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New book by
Mitzi Waltz,
Autistic Spectrum Disorders:

Autistic Spectrum Disorders

Other books by Mitzi Waltz:

Obsessive Compulsive Disorder

Bipolar Disorders

Adult Bipolar Disorders

Tourette's Syndrome

Autism Center

Record Keeping

The following excerpt is taken from Chapter 10 of Autistic Spectrum Disorders: Understanding the Diagnosis and Getting Help by Mitzi Waltz, copyright 2002 by O'Reilly & Associates, Inc. For book orders/information, call (800) 998-9938. Permission is granted to print and distribute this excerpt for noncommercial use as long as the above source is included. The information in this article is meant to educate and should not be used as an alternative for professional medical care.

Time is money, and there's no worse waste of both than losing that all-important referral slip or medical report. File every single piece of paper you get from your doctors, therapists, insurance company, service agencies, and school. This includes assessments, evaluations, diagnostic reports, report cards, test results, IFSPs, IEPs, etc. Be especially sure to save copies of your own correspondence. You can be sure that you'll need it later, if only to impress some recalcitrant official with the depth of your organizational abilities.

A portable plastic file box with a handle can be a real boon. You can carry this box to IEP or other meetings easily and have absolutely everything right at hand. Put your documents in labeled folders or large envelopes. Typical sections include Educational, Financial, Medical, Psychological, and Social/Recreational. If an item fits two categories, file it in one folder and make a note on the outside of the other folder about where it is. These folders can also help you keep track of relevant articles, photocopies, and computer printouts.

Try to file items as they are received. It's much more difficult to go through a whole pile of documents that have been tossed together.

Daily record keeping

It sounds time consuming to keep daily records, but it can be essential for monitoring the effect of dietary changes, medications, vitamins, or supplements. It's also important for assessing behavior patterns and sleep problems.

The easiest thing to do is use a small notebook or daily planner specifically for this purpose. This journal can also be used to keep track of medical, therapy, and school appointments.

It's more precise to bind a year's worth of photocopied pages with important items prelisted to jog your memory or to create a customized electronic journal on your home or notebook computer. Items that you may want to include on your journal pages, either as fill-in-the-blank listings or checkboxes, include:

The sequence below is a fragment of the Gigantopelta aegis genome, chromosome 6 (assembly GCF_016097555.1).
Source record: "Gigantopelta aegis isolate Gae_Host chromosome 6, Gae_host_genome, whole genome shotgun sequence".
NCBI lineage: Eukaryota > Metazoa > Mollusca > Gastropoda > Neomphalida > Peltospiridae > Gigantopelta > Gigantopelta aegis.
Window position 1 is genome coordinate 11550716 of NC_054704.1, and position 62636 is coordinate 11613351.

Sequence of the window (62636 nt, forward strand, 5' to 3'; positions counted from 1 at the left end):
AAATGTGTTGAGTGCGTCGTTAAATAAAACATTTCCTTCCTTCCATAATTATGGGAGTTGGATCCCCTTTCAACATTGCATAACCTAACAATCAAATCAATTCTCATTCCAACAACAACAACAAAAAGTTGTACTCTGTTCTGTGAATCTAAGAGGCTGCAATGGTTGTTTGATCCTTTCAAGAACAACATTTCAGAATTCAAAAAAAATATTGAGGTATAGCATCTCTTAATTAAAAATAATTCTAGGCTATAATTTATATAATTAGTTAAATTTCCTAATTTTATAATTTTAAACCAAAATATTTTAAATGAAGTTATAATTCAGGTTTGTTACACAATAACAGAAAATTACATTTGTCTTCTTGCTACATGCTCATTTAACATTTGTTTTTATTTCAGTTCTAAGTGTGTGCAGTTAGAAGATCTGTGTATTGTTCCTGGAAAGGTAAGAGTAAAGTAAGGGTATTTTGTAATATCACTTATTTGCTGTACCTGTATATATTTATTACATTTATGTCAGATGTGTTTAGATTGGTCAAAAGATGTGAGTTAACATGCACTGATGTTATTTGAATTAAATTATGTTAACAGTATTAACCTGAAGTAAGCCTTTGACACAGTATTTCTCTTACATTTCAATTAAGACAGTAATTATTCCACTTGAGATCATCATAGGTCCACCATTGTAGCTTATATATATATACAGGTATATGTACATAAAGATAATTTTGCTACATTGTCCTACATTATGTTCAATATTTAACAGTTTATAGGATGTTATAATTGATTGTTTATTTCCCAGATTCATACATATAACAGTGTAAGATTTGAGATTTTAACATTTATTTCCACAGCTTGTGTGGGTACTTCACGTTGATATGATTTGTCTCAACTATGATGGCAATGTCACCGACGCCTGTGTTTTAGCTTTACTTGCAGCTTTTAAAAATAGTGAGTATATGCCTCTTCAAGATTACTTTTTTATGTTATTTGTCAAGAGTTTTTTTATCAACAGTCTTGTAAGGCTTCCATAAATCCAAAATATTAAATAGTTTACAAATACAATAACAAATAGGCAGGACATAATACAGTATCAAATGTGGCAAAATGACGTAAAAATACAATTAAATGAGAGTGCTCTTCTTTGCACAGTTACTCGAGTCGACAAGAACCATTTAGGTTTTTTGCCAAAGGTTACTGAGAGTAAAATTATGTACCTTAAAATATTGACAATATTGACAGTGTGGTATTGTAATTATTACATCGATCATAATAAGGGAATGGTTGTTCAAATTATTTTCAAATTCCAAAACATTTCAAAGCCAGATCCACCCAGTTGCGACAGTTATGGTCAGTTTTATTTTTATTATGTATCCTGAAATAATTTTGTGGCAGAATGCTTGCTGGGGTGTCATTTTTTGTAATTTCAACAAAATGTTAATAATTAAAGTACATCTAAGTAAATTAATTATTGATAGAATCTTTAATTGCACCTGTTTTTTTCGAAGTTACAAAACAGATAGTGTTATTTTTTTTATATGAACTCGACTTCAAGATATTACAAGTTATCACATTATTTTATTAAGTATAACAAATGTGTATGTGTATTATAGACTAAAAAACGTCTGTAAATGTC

• Medications taken, with time and dose
  • Vitamins and supplements taken, with time and dose
  • Food and drink taken, with time and rough amount
  • Observable reactions to any of the above
  • Bowel movements and urination (time, amount, characteristics, etc., as needed)
  • Any medical or emotional problems observed, with comments
  • ABA or floor-time sessions completed, with comments
  • Therapy appointments, with comments
  • Medical appointments, with comments
  • Recreational activities, with comments
  • Self-care activities, with comments

Depending on the individual, there may be many other items to add to this list--or far fewer may suffice.

Other items that you should always have on file include a current profile of your child (strengths, weaknesses, abilities, areas of deficit), a list of current medical or psychiatric concerns, and a list of past concerns and how they were addressed.

Many parents and patients like to jot down a few personal notes in their daily journal as well, when they have the time. You might mention how you're feeling, how your relationships are faring, what stresses you're under--whatever helps you unwind and put the day in perspective.

Be sure to save your journal, even if it's just a list on your computer. You'd be surprised how handy the information you have gathered might be in the future. It will help you take a long-term look at what's working and what isn't. Although it's possible to become a bit obsessive about observing your child's every mood, reaction, and action, all of these things may be clues to her medical condition. Playing detective may give you the key to a breakthrough someday.

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